The winners in the car, truck, and utility categories each prevailed in fields of three semifinalists. The other cars were the Genesis G80 and Nissan Sentra, the other trucks were the Jeep Gladiator Mohave and Ram 1500 TRX, and the other SUVs were the Genesis GV80 and Land Rover Defender.
Winners are chosen on their merits versus their market competitors, not against other candidates, which may compete in other segments, which is how a Mustang Mach-E electric crossover can be categorized against a burly Land Rover Defender off-road specialist. [Full disclosure: I am a North American Car, Truck, and Utility Vehicle of the Year juror.]
The criteria are segment leadership, innovation, design, safety, handling, driver satisfaction, and value for the dollar. The jury’s 2021 evaluation process initially identified 43 eligible vehicles that it winnowed to 27 semifinalists and then nine finalists through two rounds of voting.
“The automotive industry launched an unusually strong field of impressive new vehicles, including many with significant technological advances, which made our job as jurors even harder than usual this year,” said NACTOY President Gary Witzenburg. “We applaud these 2021 winners and congratulate the industry for continuing to serve its customers with highly desirable new products year after year.”
The race for the car of the year was a close one, with Elantra edging out the G80, 176 points to 173. The Nissan Sentra was hot on its heels with 151 points, highlighting the quality of all three finalists.
The F-150 won truck of the year in a blowout worthy of Alabama football, scoring 340 points to the Ram’s 130 and the Jeep’s 30 points.
The Mustang Mach-E also ran away with the utility award, its 265 points nearly doubling the score of runner-up GV80, which garnered 136 points. The Defender scored 99 points.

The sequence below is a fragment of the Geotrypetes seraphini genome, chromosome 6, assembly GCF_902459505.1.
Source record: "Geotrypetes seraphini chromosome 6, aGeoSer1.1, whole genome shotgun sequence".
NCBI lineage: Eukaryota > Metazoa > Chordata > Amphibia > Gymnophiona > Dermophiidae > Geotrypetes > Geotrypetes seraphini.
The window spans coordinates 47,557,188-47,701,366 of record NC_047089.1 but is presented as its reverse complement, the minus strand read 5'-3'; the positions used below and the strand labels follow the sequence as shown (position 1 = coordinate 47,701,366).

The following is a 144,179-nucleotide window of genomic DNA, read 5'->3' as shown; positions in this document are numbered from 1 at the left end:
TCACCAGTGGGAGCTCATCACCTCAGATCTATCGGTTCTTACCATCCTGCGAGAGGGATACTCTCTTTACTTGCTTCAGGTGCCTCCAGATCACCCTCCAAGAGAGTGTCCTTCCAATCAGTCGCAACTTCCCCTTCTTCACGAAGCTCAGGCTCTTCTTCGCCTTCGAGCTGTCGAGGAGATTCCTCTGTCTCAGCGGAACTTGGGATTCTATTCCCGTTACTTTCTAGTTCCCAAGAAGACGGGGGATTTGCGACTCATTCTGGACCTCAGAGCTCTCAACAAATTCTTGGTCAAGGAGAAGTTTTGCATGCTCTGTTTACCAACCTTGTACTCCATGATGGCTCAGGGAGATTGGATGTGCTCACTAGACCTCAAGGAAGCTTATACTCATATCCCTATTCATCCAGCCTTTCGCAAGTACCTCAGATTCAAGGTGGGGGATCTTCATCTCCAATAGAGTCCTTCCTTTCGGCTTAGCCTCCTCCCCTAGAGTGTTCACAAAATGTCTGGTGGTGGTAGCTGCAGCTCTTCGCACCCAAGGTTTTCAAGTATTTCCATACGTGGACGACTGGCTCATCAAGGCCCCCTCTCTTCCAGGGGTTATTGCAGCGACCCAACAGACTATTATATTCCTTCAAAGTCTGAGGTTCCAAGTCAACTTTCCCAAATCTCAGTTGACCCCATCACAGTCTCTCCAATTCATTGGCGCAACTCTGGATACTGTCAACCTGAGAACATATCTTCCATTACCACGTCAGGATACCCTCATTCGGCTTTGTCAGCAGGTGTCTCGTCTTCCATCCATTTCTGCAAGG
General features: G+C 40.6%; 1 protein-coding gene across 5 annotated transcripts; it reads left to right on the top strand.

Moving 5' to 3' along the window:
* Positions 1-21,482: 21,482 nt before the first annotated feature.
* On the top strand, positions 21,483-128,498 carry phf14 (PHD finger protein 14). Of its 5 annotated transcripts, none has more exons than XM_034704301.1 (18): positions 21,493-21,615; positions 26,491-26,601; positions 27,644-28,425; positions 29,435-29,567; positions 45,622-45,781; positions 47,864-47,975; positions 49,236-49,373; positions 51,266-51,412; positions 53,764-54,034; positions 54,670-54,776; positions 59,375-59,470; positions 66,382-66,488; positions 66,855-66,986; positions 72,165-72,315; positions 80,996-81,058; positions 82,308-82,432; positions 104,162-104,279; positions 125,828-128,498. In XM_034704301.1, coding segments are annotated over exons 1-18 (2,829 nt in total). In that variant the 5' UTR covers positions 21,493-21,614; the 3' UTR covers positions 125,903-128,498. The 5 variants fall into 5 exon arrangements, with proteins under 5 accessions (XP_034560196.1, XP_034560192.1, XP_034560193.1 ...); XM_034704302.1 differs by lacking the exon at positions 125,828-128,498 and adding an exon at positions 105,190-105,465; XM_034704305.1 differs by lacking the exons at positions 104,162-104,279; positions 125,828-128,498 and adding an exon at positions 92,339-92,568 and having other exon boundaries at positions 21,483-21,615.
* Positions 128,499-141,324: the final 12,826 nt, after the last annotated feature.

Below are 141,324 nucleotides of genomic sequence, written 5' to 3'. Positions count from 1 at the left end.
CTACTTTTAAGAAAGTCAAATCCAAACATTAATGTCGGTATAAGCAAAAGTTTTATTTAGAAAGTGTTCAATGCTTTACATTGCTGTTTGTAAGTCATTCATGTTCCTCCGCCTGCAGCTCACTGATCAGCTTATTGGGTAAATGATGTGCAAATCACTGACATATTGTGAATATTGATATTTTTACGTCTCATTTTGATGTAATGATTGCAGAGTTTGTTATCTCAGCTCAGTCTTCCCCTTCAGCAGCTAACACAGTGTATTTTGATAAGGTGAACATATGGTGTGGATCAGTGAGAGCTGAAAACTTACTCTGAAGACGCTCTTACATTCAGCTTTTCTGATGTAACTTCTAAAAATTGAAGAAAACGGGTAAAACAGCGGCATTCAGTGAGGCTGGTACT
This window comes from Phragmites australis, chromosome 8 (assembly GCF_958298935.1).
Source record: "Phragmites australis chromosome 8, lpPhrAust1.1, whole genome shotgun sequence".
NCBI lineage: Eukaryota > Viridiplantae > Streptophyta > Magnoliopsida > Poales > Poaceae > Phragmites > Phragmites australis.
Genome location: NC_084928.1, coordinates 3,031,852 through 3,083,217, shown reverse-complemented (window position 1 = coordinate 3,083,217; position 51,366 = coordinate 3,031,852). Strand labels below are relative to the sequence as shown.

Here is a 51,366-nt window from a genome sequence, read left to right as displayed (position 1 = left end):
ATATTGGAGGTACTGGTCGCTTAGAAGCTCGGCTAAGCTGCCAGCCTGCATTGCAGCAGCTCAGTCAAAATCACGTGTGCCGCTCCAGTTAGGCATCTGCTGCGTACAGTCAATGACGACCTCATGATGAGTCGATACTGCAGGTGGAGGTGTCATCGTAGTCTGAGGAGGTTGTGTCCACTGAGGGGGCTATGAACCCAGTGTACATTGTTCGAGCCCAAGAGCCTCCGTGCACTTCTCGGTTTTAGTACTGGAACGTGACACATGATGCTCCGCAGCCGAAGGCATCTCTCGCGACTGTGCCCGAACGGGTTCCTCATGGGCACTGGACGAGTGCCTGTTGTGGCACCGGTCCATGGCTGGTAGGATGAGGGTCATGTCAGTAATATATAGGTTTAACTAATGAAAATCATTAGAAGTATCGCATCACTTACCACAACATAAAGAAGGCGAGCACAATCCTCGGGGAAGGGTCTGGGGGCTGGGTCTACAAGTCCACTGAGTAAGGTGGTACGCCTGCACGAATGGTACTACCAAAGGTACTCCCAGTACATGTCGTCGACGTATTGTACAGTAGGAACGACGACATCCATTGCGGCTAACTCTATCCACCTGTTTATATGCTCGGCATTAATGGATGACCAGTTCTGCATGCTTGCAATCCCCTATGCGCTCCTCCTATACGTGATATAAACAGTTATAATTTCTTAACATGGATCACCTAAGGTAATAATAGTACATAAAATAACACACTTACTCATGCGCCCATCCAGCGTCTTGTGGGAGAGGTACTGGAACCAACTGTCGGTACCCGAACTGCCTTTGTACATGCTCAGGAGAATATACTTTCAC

John Davis, host of Maryland Public Television’s long-running Motorweek television show credits Hyundai for rolling out a full line of Elantra models for this year’s redesign. “It is refreshing to see an automaker so committed to the sedan segment that at launch they offer such a wide variety of models as is in the Hyundai Elantra family,” he said. “Hyundai did not do the drip-drip of the model variants over a longer term as is typical for the class.”
The F-150’s new hybrid model sealed the deal for Canadian juror Denis Duquet, “Not only has this best-seller been refreshed esthetically and updated mechanically, but the Ford F-150 also offers a hybrid version, which is a quantum leap for the category,” he said.
And the electrified Mustang was an unsurprising favorite. “The Mustang Mach-E leapfrogs European EVs as the Tesla Model Y’s most formidable challenger yet,” noted Henry Payne, of The Detroit News. “Like Tesla, Mach-E understands that the premium EV market is as much about interior tech as it is about torque.”
These awards, which began in 1994, are the longest-running new-vehicle awards not associated with a single publication, website, radio, or television station. They are judged by 50 professional automotive journalists from the United States and Canada who work for and contribute to a wide variety of magazines, newspapers, websites, television, and radio stations.